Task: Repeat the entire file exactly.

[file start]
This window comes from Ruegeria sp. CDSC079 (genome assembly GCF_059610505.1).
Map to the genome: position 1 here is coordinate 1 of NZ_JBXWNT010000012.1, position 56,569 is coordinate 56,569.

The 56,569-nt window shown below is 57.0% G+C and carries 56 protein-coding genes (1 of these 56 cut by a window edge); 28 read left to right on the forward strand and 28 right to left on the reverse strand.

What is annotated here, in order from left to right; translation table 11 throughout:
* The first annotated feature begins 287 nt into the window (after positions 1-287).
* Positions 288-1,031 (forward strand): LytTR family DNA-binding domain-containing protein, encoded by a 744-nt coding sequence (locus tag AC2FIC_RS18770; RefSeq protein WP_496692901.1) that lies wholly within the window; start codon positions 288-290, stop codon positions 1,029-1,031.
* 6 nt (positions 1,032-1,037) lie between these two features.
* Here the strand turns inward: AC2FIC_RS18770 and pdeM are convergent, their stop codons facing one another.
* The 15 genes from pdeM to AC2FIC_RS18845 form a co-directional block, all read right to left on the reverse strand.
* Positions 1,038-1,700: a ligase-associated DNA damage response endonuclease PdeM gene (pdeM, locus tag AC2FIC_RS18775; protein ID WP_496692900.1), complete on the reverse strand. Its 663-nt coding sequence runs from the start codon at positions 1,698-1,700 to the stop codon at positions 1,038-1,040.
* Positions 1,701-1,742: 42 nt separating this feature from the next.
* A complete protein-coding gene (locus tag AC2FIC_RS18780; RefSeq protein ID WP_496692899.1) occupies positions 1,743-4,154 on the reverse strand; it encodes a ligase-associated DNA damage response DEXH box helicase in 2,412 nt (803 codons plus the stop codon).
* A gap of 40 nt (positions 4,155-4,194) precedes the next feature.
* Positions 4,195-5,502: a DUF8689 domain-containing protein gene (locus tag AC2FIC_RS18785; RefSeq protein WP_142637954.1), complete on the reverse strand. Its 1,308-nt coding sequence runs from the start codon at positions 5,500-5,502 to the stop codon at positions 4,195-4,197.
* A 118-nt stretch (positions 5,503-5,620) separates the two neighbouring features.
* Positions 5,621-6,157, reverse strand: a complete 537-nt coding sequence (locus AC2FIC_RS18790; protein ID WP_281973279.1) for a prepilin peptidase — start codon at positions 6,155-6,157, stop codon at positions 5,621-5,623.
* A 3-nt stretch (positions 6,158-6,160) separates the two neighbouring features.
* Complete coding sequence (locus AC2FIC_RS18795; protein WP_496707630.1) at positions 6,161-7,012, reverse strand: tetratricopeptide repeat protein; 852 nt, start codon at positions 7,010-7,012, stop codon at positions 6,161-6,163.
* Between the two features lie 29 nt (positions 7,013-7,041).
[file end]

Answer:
This window comes from Ruegeria sp. CDSC079 (genome assembly GCF_059610505.1).
Map to the genome: position 1 here is coordinate 1 of NZ_JBXWNT010000012.1, position 56,569 is coordinate 56,569.

The 56,569-nt window shown below is 57.0% G+C and carries 56 protein-coding genes (1 of these 56 cut by a window edge); 28 read left to right on the forward strand and 28 right to left on the reverse strand.

What is annotated here, in order from left to right; translation table 11 throughout:
* The first annotated feature begins 287 nt into the window (after positions 1-287).
* Positions 288-1,031 (forward strand): LytTR family DNA-binding domain-containing protein, encoded by a 744-nt coding sequence (locus tag AC2FIC_RS18770; RefSeq protein WP_496692901.1) that lies wholly within the window; start codon positions 288-290, stop codon positions 1,029-1,031.
* 6 nt (positions 1,032-1,037) lie between these two features.
* Here the strand turns inward: AC2FIC_RS18770 and pdeM are convergent, their stop codons facing one another.
* The 15 genes from pdeM to AC2FIC_RS18845 form a co-directional block, all read right to left on the reverse strand.
* Positions 1,038-1,700: a ligase-associated DNA damage response endonuclease PdeM gene (pdeM, locus tag AC2FIC_RS18775; protein ID WP_496692900.1), complete on the reverse strand. Its 663-nt coding sequence runs from the start codon at positions 1,698-1,700 to the stop codon at positions 1,038-1,040.
* Positions 1,701-1,742: 42 nt separating this feature from the next.
* A complete protein-coding gene (locus tag AC2FIC_RS18780; RefSeq protein ID WP_496692899.1) occupies positions 1,743-4,154 on the reverse strand; it encodes a ligase-associated DNA damage response DEXH box helicase in 2,412 nt (803 codons plus the stop codon).
* A gap of 40 nt (positions 4,155-4,194) precedes the next feature.
* Positions 4,195-5,502: a DUF8689 domain-containing protein gene (locus tag AC2FIC_RS18785; RefSeq protein WP_142637954.1), complete on the reverse strand. Its 1,308-nt coding sequence runs from the start codon at positions 5,500-5,502 to the stop codon at positions 4,195-4,197.
* A 118-nt stretch (positions 5,503-5,620) separates the two neighbouring features.
* Positions 5,621-6,157, reverse strand: a complete 537-nt coding sequence (locus AC2FIC_RS18790; protein ID WP_281973279.1) for a prepilin peptidase — start codon at positions 6,155-6,157, stop codon at positions 5,621-5,623.
* A 3-nt stretch (positions 6,158-6,160) separates the two neighbouring features.
* Complete coding sequence (locus AC2FIC_RS18795; protein WP_496707630.1) at positions 6,161-7,012, reverse strand: tetratricopeptide repeat protein; 852 nt, start codon at positions 7,010-7,012, stop codon at positions 6,161-6,163.
* Between the two features lie 29 nt (positions 7,013-7,041).